House Speaker Paul Ryan just proved his hypocrisy when speaking out against President Donald Trump’s desire to end the Deferred Action for Childhood Arrivals (DACA) program.
Turns out, Ryan said the complete opposite in 2014.
Since Trump has spoken about against the program, Ryan has acted in his typical anti-Trump fashion and publicly gone against the president.
The Trump administration was expected to announce termination of the program. Ryan said of Trump’s plan: “I actually don’t think he should do that, and I believe that this is something that Congress has to fix.”
But there’s video proof Ryan actually agreed with Trump’s actions during a 2014 interview with Fox News’ Sean Hannity.
“First of all, it’s unconstitutional,” Ryan said of DACA. “So we’re already going through the court system on other unconstitutional executive orders that [Obama] has worked on, and we would add this to the pile.”
See the hypocrisy below:
Trump suggested Tuesday it was up to Congress to ultimately decide the fate of hundreds of thousands of young immigrants brought into the country illegally as children, tweeting —
Congress, get ready to do your job – DACA!
— Donald J. Trump (@realDonaldTrump) September 5, 2017
Trump has no announcement on his Tuesday schedule, but Attorney General Jeff Sessions, a harsh opponent of the DACA program, has scheduled a press briefing on the topic later Tuesday.
Trump’s expected plan to take a hard line on young immigrants threatens to expose the deep divide between him and establishment Republicans who have long struggled with the issue, with one prominent conservative warning of a potential “civil war” within the party.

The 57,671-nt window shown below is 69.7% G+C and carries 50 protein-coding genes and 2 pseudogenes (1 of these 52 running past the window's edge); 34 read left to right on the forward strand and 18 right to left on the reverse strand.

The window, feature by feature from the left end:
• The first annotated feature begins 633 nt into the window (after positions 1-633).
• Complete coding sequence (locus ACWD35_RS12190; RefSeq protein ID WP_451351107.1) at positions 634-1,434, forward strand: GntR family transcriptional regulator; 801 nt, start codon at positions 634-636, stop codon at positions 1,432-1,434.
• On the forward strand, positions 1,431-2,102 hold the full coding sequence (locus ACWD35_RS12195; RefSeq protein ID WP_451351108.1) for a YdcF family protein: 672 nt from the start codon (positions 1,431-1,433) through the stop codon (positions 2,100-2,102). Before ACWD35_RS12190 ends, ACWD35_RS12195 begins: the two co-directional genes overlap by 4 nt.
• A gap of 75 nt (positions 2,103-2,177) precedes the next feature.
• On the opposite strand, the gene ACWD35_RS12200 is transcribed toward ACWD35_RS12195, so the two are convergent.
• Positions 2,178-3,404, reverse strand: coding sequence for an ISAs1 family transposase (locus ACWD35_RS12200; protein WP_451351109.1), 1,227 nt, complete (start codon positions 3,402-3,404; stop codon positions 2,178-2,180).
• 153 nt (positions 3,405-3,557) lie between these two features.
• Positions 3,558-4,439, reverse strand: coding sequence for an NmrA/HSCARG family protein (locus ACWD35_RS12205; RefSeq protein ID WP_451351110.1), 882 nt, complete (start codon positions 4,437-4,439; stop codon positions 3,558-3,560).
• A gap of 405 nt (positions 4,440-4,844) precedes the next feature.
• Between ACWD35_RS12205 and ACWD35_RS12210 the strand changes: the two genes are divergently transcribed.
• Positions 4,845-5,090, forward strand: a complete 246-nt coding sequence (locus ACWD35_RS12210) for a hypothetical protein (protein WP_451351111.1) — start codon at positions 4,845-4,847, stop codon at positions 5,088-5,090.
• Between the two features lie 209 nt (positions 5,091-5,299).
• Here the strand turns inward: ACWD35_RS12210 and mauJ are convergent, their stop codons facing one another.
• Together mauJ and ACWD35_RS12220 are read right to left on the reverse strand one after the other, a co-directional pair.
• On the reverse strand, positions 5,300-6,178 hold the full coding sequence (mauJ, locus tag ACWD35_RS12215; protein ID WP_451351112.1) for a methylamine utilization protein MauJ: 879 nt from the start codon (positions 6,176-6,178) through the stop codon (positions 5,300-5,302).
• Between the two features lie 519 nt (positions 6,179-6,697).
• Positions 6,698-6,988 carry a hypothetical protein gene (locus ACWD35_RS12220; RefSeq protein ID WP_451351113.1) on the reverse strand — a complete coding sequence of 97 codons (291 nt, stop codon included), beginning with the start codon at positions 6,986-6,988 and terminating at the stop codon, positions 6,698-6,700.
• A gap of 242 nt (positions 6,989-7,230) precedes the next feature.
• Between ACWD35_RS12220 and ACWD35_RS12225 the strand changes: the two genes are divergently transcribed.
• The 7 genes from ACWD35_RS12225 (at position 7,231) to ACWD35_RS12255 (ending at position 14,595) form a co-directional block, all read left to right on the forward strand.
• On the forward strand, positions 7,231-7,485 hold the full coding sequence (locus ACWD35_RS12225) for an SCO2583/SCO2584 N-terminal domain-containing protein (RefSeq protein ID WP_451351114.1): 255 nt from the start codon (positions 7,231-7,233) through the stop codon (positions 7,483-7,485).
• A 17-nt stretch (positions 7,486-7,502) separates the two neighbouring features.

Trump’s decision would come after a long and notably public deliberation. Despite campaigning as an immigration hard-liner, Trump has said he is sympathetic to the plight of the immigrants who came to the U.S. illegally as children.
However, the United States is a country of law and order — and the law must be upheld.
Ryan and a handful of other Republicans urged Trump last week to hold off on scrapping DACA to give lawmakers time to come up with a legislative fix. But Congress has repeatedly tried — and failed — to come together on immigration overhaul legislation, and it remains uncertain whether the House would succeed in passing anything on the divisive topic.
One bill addressing the issue that has received the most attention, introduced by South Carolina Sen. Lindsay Graham, a Republican., and Illinois Sen. Dick Durbin, a Democrat, would grant permanent legal status to more than 1 million young people who arrived in the United States before they turned 18, passed security checks and met other criteria, including enrolling in college, joining the military or finding jobs.
It’s unclear, however, whether the president would throw his support behind that or any other existing legislation. He could encourage the writing of a new bill — tied, perhaps, to funding for his promised border wall or other concessions like a reduction in legal immigration levels.
Oklahoma Sen. James Lankford, a Republican, agreed, saying that it should be up to Congress, not the White House, to set immigration policy.
“We must confront the nation’s out-of-date immigration policy and finally resolve the issues of strong border enforcement and merit immigration,” he said. “It is right for there to be consequences for those who intentionally entered this country illegally. However, we as Americans do not hold children legally accountable for the actions of their parents.”
But Rep. Steve King, an Iowa Republican who believes that DACA is unconstitutional, warned that pushing the decision to Congress would be a big mistake.
“That would cause a great big civil war among the Republicans,” he said last week. “We’ve got enough of never-Trumpers in Congress that are undermining the president’s agenda.”
He added on Twitter late Sunday night —
Ending DACA now gives chance 2 restore Rule of Law. Delaying so R Leadership can push Amnesty is Republican suicide. https://t.co/iYOLxFWp7V
— Steve King (@SteveKingIA) September 4, 2017
The Associated Press contributed to this article.